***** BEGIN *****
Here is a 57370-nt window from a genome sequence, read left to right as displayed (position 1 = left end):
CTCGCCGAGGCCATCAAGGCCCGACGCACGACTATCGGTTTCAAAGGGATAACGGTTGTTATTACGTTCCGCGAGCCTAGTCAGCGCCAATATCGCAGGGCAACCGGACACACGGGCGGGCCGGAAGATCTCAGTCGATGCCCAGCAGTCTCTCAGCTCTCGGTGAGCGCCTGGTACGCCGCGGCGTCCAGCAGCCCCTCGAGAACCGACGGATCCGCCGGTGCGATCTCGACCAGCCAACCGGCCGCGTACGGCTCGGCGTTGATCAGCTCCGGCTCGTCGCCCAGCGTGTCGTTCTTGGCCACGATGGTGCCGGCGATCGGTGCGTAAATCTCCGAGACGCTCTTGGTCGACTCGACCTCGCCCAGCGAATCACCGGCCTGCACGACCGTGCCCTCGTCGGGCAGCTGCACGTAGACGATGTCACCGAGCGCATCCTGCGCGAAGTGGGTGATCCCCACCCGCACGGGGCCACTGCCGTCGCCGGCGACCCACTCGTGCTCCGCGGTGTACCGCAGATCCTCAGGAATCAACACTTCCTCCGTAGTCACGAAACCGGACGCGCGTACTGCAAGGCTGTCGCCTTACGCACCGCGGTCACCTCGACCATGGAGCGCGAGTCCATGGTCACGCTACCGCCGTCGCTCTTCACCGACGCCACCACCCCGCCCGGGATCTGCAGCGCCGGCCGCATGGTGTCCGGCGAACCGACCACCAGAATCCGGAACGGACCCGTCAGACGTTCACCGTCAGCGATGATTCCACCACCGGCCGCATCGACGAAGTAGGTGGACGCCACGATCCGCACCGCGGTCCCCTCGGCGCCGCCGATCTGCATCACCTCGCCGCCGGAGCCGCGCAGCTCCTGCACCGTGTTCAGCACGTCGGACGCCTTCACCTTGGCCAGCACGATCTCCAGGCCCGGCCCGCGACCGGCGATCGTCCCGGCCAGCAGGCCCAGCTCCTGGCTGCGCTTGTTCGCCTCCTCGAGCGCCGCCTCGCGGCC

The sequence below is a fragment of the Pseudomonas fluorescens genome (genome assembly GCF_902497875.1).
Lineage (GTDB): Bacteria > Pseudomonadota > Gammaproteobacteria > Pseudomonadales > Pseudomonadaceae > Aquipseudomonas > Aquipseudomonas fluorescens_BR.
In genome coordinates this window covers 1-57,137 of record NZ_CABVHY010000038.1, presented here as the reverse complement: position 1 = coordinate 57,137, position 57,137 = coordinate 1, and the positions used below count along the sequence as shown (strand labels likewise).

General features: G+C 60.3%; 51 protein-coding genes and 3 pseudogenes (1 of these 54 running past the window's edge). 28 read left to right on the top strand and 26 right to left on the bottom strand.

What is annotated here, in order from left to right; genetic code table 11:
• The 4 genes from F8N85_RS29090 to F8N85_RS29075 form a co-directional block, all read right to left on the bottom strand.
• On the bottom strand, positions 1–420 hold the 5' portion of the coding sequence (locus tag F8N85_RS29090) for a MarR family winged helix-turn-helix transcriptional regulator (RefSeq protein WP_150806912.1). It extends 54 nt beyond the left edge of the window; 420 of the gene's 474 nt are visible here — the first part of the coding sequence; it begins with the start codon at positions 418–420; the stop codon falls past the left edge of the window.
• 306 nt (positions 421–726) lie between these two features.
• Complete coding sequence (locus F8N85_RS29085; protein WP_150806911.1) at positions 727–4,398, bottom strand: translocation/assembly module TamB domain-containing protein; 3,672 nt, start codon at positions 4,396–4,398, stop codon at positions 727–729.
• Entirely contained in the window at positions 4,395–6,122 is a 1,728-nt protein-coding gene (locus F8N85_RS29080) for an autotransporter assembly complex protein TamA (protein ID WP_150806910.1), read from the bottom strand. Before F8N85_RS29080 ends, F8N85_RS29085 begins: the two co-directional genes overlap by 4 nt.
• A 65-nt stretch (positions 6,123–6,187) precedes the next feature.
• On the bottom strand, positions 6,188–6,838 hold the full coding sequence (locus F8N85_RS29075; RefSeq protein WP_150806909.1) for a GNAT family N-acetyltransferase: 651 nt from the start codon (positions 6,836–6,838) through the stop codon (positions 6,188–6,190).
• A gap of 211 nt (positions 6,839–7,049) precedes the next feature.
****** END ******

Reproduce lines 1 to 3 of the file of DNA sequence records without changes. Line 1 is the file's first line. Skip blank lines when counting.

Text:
Here is a 57370-nt window from a genome sequence, read left to right as displayed (position 1 = left end):
CTCGCCGAGGCCATCAAGGCCCGACGCACGACTATCGGTTTCAAAGGGATAACGGTTGTTATTACGTTCCGCGAGCCTAGTCAGCGCCAATATCGCAGGGCAACCGGACACACGGGCGGGCCGGAAGATCTCAGTCGATGCCCAGCAGTCTCTCAGCTCTCGGTGAGCGCCTGGTACGCCGCGGCGTCCAGCAGCCCCTCGAGAACCGACGGATCCGCCGGTGCGATCTCGACCAGCCAACCGGCCGCGTACGGCTCGGCGTTGATCAGCTCCGGCTCGTCGCCCAGCGTGTCGTTCTTGGCCACGATGGTGCCGGCGATCGGTGCGTAAATCTCCGAGACGCTCTTGGTCGACTCGACCTCGCCCAGCGAATCACCGGCCTGCACGACCGTGCCCTCGTCGGGCAGCTGCACGTAGACGATGTCACCGAGCGCATCCTGCGCGAAGTGGGTGATCCCCACCCGCACGGGGCCACTGCCGTCGCCGGCGACCCACTCGTGCTCCGCGGTGTACCGCAGATCCTCAGGAATCAACACTTCCTCCGTAGTCACGAAACCGGACGCGCGTACTGCAAGGCTGTCGCCTTACGCACCGCGGTCACCTCGACCATGGAGCGCGAGTCCATGGTCACGCTACCGCCGTCGCTCTTCACCGACGCCACCACCCCGCCCGGGATCTGCAGCGCCGGCCGCATGGTGTCCGGCGAACCGACCACCAGAATCCGGAACGGACCCGTCAGACGTTCACCGTCAGCGATGATTCCACCACCGGCCGCATCGACGAAGTAGGTGGACGCCACGATCCGCACCGCGGTCCCCTCGGCGCCGCCGATCTGCATCACCTCGCCGCCGGAGCCGCGCAGCTCCTGCACCGTGTTCAGCACGTCGGACGCCTTCACCTTGGCCAGCACGATCTCCAGGCCCGGCCCGCGACCGGCGATCGTCCCGGCCAGCAGGCCCAGCTCCTGGCTGCGCTTGTTCGCCTCCTCGAGCGCCGCCTCGCGGCC

The sequence below is a fragment of the Pseudomonas fluorescens genome (genome assembly GCF_902497875.1).